Pollock of Harvard agrees. ‘When a boat is really moving, the rowing is not so effortful. The speed of the boat is sustaining. You feel like you can beat the wind.'
Crew is strong on values. ‘It's a discipline, a way of life, ‘ wrote John Robohm of Brown. ‘One's whole attitude changes under the value of crew. A coach once told his squad, ‘ Cary crew up from the river to the school. Don't leave behind what you learn.'
Ray Josefson of Columbia believes that crew teaches the achievement of single-minded purpose with the object ‘to win.' He added, ‘Once the action's taken, it should be pursued utterly.
Many of the captains agree with the contention of Jim Norvell of Navy that crew builds self-confidence…'self-confidence that you've got guts. There's value I knowing you can pull that last half-mile in the varsity boat when others could not.'
Pollock, who wrote 1,500 beautifully-chosen words for this inquiry, stressed the unity of an eight-oared cew. ‘It requires the most cooperative effort. The spectator does not realize the precision; that eight oars are gripping and releasing the water, all at the exact same moment, and all in the correct manner. There is one way to “catch,” but hundreds of ways not to.
‘On account of the great effort of each individual oarsman to produce a cooperative result, meaning the fastest boat, it is not surprising that the unity within the squad is very deep. There is a unique feeling of camaraderie among crewmen, not only within a particular squad but within the entire rowing world.
Some Distasteful Moments
Crew does have its distasteful moments. ‘When the junior varsity passes you in practice,' cited Pollock. Rowing on a cold windy day, when ice forms on the oars, gives McLaughlin of Dartmouth no pleasure. John O'Brien of St. John's has often climbed into an icy sweat suit at 6:00AM and wondered about his sanity. ‘But it paid of,' he said. ‘We have a winning crew.'
Crew has few trumpets and perhaps needs no more. ‘It isn't that no one cares to shout the praises of crew,' said McLaughlin. ‘It is that anyone who really knows crew does not need to shout about it.'
‘It's not a spectator sport. There are moments of beauty but the uneducated do not appreciate them. I would like to see more attention paid to crew only that others could have the opportunity to enjoy what I have enjoyed.'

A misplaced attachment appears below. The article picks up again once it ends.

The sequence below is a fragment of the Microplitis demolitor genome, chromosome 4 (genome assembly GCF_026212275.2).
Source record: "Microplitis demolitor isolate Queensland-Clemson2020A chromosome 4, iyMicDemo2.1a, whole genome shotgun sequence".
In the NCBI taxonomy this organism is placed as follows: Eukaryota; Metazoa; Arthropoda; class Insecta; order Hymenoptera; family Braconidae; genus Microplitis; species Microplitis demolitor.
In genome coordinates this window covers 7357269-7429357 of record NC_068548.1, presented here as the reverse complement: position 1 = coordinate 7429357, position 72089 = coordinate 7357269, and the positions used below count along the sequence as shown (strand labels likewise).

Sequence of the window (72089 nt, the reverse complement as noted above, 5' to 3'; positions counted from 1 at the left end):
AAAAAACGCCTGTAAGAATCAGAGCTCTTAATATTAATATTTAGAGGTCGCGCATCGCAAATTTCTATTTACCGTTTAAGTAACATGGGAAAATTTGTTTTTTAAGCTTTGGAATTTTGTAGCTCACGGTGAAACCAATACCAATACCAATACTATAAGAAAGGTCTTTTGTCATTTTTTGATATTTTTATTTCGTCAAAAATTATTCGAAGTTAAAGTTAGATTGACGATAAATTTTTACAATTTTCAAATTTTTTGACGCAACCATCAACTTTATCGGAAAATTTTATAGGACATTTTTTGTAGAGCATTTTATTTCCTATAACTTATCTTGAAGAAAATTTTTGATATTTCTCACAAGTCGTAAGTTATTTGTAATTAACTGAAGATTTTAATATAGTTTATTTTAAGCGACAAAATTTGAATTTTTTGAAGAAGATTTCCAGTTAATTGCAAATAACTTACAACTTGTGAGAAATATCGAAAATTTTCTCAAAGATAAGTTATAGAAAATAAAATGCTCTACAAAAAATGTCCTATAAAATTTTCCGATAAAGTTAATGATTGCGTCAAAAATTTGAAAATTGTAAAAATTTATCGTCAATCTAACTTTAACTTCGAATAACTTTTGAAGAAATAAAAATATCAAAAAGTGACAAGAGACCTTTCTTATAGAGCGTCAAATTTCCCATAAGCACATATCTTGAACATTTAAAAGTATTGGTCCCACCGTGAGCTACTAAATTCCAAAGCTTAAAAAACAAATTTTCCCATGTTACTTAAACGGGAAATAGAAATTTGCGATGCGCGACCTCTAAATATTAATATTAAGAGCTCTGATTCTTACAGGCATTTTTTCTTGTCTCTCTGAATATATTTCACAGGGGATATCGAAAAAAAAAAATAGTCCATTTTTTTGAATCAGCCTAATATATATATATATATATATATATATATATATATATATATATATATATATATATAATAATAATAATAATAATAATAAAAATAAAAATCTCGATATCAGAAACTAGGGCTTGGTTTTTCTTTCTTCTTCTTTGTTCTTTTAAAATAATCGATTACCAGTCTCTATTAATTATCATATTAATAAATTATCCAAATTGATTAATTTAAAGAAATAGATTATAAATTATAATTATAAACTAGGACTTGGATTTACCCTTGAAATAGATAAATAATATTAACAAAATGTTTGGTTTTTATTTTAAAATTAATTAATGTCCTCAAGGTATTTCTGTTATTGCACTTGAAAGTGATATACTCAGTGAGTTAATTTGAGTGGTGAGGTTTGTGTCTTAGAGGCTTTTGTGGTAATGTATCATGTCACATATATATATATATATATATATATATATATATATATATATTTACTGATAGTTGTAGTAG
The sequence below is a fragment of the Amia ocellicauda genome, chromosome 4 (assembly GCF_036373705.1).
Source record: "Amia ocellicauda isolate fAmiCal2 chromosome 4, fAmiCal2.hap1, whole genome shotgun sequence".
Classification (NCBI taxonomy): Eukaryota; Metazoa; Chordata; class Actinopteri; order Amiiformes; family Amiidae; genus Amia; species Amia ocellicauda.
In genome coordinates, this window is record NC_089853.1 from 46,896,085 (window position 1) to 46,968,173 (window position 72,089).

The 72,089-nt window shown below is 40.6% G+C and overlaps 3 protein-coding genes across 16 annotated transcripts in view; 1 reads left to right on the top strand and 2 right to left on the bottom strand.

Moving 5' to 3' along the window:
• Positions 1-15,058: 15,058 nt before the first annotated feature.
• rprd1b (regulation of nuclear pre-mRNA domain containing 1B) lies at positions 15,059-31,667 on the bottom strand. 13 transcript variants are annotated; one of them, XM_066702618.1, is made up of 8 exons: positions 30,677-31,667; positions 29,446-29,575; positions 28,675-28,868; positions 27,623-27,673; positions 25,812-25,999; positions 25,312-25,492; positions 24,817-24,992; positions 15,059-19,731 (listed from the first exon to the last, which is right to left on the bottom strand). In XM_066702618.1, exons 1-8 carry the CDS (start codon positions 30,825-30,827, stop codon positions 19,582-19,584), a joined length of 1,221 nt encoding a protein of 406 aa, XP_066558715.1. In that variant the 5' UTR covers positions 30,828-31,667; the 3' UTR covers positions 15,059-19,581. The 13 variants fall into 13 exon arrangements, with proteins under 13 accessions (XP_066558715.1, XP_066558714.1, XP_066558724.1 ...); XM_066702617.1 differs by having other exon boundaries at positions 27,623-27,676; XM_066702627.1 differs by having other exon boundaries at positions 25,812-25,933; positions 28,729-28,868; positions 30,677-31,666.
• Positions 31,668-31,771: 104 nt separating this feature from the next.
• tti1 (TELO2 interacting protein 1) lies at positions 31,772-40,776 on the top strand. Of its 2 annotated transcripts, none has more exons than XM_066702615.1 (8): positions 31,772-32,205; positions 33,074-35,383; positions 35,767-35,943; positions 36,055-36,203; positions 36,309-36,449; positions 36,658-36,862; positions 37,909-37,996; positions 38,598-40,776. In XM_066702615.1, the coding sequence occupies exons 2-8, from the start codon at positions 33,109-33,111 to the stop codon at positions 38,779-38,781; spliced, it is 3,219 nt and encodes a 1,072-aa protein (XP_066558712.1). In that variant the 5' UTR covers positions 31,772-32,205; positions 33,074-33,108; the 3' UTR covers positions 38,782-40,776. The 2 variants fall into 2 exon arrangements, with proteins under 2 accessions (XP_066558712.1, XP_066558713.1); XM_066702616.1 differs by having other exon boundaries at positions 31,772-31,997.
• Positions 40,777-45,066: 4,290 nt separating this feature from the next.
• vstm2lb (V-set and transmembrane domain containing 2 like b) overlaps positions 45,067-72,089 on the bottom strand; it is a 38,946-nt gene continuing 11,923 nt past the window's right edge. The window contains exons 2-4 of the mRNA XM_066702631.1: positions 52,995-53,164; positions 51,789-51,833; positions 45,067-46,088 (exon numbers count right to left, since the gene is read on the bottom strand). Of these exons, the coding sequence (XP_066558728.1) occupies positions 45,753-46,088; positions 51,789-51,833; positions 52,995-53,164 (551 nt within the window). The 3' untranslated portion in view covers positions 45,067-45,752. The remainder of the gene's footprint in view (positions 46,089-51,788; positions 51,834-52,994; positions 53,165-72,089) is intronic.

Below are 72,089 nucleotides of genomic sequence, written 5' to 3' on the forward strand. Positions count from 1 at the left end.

‘The public,' said Meislahn, ‘is preoccupied in idolizing individuals, therefore there is little interest in nameless oarsmen.'
Then why does the gospel spread? Norvell of Navy explains, ‘There is interest in a sport that is interesting. This a pure sport. There's no money. No good deals. No glory. The unity of the boat, the fanaticism and religious ardor of oarsmen all attribute to crew's growth.'
O'Brien of St. John 's said simply, ‘Crew teaches you to do a thing for the love of doing it rather than wondering how you can get a buck out of it. This seems to be a little lacking in incoming freshman. You can almost feel the need for this sport in the United States .'
-Wallace, William D., “Why Row? College Captains Provide Answers,” New York Times, April 26, 1964, p. V-7
UW coach Norm Sonju served as co-manager for the U. S. Olympic Rowing Team at the Olympic Games in Tokyo . The eight and pair with coxswains each won gold; the double skulls and the four-oared with cox won silver and four without coxswain won bronze.
1964 Junior Varsity
William R. Clapp
George R. Emerson
Dennis W. Gillespie
Neil C. Halleen
John D. Halleran
Thomas H. Haworth
George Thos. Kroncke
Thomas G. Mitchell
Donald W. Mowry
John I. Norsetter
Thomas O. Olson
David J. Quam
Charles A. Ruedebusch
Daniel W. Schwoerer
Lloyd S. Smith
David J. Storm
James H. Tonn
Willard E. Witte